Intern Edition Summer 2004
 
 
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Radio Workshops

June 25: Basics of Reporting
June 18: Sound Recording and Interviewing
June 4: Introductions

June 25: Basics of Reporting

Speakers: Barbara Bradley Haggerty, religion correspondent; Jeffrey Dvorkin, NPR's first ombudsman


Haggerty shared her insights on reporting:
  • When writing on a tight deadline, keep the story simple and linear.
  • The best interviews are when the interviewee tells the story in concrete terms, often with funny anecdotes that listeners can relate to. Even when reporting on a controversial topic, it's possible to get good results.
  • Approach the interviewee with the desire to understand rather than to confront. This will often get you an amazing story with light humor, honest thoughts, something that will leave the listener with a new perspective on the subject.
Dvorkin discussed how to be an effective and ethical reporter:
  • Fair journalism means remaining neutral at all times and allowing listeners to choose their side of the issue.
  • "Bad journalism causes discredit to all journalism."
  • Journalists should always think ethically. Ask yourself: "Have I served the listener well with this decision?"

Dvorkin's also recommended the following reading on related topics:

  • "The Journalist and the Murderer" - Janet Malcolm
  • "The Tipping Point" - Malcolm Gladwell
  • "Journalists' Opinions: The Eunuch in the Harem?" - a column Dvorkin wrote for NPR's website
The interns left the discussion an important insight: Journalism is a craft that demands respect and requires a lot of responsibility from reporters.

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June 18: Sound Recording and Interviewing

Speakers: Josh Rogosin, director for technical training; Jim Wildman, Morning Edition producer

"There's sound happening everywhere, and everything makes a very unique sound," Josh Rogosin said.

Rogosin encouraged interns to use the medium artistically and make their stories "sound-rich."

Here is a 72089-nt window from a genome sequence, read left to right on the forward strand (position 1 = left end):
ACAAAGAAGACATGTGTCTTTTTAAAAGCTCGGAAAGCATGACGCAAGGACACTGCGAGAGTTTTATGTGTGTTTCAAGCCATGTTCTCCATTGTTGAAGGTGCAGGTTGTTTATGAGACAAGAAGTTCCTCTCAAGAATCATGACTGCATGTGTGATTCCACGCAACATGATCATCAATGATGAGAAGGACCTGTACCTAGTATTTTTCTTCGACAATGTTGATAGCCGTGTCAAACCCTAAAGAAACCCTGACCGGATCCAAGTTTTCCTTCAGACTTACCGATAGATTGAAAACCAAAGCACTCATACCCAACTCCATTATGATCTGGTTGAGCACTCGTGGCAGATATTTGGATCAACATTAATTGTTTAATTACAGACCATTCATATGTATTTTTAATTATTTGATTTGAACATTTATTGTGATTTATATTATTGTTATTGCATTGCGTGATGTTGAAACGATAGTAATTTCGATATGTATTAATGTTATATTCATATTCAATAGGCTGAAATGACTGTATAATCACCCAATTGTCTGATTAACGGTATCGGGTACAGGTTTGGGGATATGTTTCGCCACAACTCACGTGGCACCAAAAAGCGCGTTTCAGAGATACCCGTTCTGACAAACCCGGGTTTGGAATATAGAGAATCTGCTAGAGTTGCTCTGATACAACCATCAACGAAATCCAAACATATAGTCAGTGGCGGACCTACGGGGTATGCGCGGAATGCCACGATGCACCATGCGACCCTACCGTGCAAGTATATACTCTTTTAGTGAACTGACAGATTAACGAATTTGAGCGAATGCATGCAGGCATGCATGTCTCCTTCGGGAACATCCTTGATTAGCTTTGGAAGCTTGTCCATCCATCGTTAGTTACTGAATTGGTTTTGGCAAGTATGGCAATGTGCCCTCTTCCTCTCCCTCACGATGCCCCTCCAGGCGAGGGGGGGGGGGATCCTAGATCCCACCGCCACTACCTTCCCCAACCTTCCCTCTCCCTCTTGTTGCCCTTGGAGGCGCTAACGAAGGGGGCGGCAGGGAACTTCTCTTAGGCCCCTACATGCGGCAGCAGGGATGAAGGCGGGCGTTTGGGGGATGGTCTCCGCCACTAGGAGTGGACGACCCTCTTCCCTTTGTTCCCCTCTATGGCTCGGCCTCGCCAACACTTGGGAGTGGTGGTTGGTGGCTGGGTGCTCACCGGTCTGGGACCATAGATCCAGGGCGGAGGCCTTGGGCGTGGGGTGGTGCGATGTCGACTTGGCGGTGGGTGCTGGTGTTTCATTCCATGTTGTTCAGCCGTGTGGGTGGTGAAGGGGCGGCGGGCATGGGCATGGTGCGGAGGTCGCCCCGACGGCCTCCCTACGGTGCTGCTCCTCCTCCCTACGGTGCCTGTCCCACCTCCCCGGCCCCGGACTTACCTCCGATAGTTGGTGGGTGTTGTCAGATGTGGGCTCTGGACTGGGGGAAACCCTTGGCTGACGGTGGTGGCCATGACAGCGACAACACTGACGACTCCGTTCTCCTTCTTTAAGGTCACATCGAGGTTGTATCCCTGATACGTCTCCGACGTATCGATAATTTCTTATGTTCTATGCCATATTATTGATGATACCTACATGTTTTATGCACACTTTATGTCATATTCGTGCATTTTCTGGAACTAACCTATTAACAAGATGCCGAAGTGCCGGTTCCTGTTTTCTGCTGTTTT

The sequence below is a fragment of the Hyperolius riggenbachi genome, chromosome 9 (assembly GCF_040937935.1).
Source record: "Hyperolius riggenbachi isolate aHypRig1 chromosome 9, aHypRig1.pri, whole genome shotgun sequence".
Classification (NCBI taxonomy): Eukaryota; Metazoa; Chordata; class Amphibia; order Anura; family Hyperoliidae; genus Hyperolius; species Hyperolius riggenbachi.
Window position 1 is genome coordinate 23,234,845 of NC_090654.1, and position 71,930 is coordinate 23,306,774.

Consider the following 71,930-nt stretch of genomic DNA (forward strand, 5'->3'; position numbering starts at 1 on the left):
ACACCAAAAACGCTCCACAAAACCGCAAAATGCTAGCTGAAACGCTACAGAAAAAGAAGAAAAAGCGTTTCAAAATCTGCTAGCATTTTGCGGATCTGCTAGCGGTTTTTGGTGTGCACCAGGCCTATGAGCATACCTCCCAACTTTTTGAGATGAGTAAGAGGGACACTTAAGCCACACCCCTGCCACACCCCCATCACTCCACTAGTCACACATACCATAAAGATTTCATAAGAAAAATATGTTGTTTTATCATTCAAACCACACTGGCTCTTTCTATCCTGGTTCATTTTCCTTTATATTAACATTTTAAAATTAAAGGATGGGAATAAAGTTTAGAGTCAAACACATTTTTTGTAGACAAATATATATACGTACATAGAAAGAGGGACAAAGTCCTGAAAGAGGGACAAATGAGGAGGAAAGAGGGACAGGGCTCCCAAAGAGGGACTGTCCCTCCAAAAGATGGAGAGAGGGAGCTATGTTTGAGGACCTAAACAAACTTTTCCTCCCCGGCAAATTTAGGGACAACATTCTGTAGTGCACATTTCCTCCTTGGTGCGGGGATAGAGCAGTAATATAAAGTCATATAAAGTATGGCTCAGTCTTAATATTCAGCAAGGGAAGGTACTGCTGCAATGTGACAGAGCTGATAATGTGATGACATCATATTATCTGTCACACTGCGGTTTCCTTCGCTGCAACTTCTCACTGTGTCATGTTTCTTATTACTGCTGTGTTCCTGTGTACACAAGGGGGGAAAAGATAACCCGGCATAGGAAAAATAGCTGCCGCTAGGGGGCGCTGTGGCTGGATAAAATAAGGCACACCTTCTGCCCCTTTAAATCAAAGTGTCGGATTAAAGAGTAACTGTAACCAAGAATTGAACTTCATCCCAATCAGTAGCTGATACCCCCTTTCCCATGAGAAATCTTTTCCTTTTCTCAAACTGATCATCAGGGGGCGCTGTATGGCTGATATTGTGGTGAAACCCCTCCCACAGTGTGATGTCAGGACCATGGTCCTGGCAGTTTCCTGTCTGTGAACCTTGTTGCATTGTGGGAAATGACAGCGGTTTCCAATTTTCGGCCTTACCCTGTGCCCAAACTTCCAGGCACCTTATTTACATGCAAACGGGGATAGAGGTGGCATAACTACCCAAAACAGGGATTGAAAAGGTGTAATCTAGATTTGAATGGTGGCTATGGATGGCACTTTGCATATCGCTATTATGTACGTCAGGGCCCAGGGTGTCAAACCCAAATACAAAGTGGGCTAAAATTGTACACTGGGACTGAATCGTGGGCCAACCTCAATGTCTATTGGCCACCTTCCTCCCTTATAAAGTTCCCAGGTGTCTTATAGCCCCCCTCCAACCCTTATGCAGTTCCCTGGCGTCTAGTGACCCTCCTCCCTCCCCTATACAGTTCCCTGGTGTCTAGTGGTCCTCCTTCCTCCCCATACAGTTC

Rogosin revealed one key to successful sound recording: "Trusting your own senses and placing yourself where it sounds the best to your ears."

Another tip: Rich ambient sound is vital to helping the listener create a vivid image of the recorded event in his or her mind, Rogosin said.

After all, that's what compelling radio is all about: creating a "mind theater" through sound.

"You will look absolutely stupid," Jim Wildman promised.

Sound recordists are often caught staring at an interviewee's mouth while he or she speaks. Or they may need to hold a microphone up to an audio speaker or a water fountain, Wildman said.

Fear of embarrassment must not stop you from doing anything necessary to get the best sound for your story, Wilman said. You must lose your inhibitions and be aggressive (but always respectful.)

Interns will soon be taking these experts' advice to the streets as they step outside their regular internship duties to begin gathering sound for their own pieces.

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June 4: Introductions

"Do what's valuable to you" Morning Edition producer Jim Wildman urged interns gathered for the first Intern Edition meeting.

For the next week all interested interns will apply for IE positions ranging from reporters, to producers, to online staff, music director, managing editor and more. They will also start pitching stories for the program. They will fill the roles that are valuable to them as students of public radio.

Doug Mitchell, Next Generation Radio project manager, heads the summer intern program. He introduced everyone and presented some new faces to the group:

  • Maria Paz Hermosilla, newly arrived from Catholic University in Santiago, Chile, joins NPR as the first international-exchange intern
  • Jim Wildman, Morning Edition Business Producer, will advise IE staff
  • Titus Ledbetter of Hampton University, Betty Ann Williams of Black College Wire, and Peggy Lewis of Howard University will join the process to learn about producing radio broadcasts

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Next Generation Radio Project

2004 Intern Edition